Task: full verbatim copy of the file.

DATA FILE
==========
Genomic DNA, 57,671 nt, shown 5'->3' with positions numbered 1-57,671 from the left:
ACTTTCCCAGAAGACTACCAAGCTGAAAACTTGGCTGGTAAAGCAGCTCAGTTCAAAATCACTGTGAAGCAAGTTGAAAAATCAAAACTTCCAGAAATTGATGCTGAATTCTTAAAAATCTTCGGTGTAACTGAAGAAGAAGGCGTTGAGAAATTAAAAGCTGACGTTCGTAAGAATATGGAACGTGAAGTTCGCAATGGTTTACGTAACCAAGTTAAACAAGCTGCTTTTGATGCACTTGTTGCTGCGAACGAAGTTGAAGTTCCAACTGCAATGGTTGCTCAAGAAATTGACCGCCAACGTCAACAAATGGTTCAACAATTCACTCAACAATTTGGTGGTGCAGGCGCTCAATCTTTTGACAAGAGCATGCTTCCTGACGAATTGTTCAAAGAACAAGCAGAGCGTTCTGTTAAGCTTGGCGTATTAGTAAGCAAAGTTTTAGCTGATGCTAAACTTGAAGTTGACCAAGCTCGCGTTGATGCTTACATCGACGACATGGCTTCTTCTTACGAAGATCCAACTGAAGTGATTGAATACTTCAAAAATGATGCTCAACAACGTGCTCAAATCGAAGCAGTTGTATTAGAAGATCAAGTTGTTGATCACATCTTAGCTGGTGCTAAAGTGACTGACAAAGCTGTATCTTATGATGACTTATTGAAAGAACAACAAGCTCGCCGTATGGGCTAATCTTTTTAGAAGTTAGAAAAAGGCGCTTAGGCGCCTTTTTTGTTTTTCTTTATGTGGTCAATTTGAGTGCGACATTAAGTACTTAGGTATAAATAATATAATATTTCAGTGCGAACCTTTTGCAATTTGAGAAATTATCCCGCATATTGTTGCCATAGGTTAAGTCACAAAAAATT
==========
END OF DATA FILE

Genomic DNA, 57,671 nt, shown 5'->3' with positions numbered 1-57,671 from the left:
ACTTTCCCAGAAGACTACCAAGCTGAAAACTTGGCTGGTAAAGCAGCTCAGTTCAAAATCACTGTGAAGCAAGTTGAAAAATCAAAACTTCCAGAAATTGATGCTGAATTCTTAAAAATCTTCGGTGTAACTGAAGAAGAAGGCGTTGAGAAATTAAAAGCTGACGTTCGTAAGAATATGGAACGTGAAGTTCGCAATGGTTTACGTAACCAAGTTAAACAAGCTGCTTTTGATGCACTTGTTGCTGCGAACGAAGTTGAAGTTCCAACTGCAATGGTTGCTCAAGAAATTGACCGCCAACGTCAACAAATGGTTCAACAATTCACTCAACAATTTGGTGGTGCAGGCGCTCAATCTTTTGACAAGAGCATGCTTCCTGACGAATTGTTCAAAGAACAAGCAGAGCGTTCTGTTAAGCTTGGCGTATTAGTAAGCAAAGTTTTAGCTGATGCTAAACTTGAAGTTGACCAAGCTCGCGTTGATGCTTACATCGACGACATGGCTTCTTCTTACGAAGATCCAACTGAAGTGATTGAATACTTCAAAAATGATGCTCAACAACGTGCTCAAATCGAAGCAGTTGTATTAGAAGATCAAGTTGTTGATCACATCTTAGCTGGTGCTAAAGTGACTGACAAAGCTGTATCTTATGATGACTTATTGAAAGAACAACAAGCTCGCCGTATGGGCTAATCTTTTTAGAAGTTAGAAAAAGGCGCTTAGGCGCCTTTTTTGTTTTTCTTTATGTGGTCAATTTGAGTGCGACATTAAGTACTTAGGTATAAATAATATAATATTTCAGTGCGAACCTTTTGCAATTTGAGAAATTATCCCGCATATTGTTGCCATAGGTTAAGTCACAAAAAATT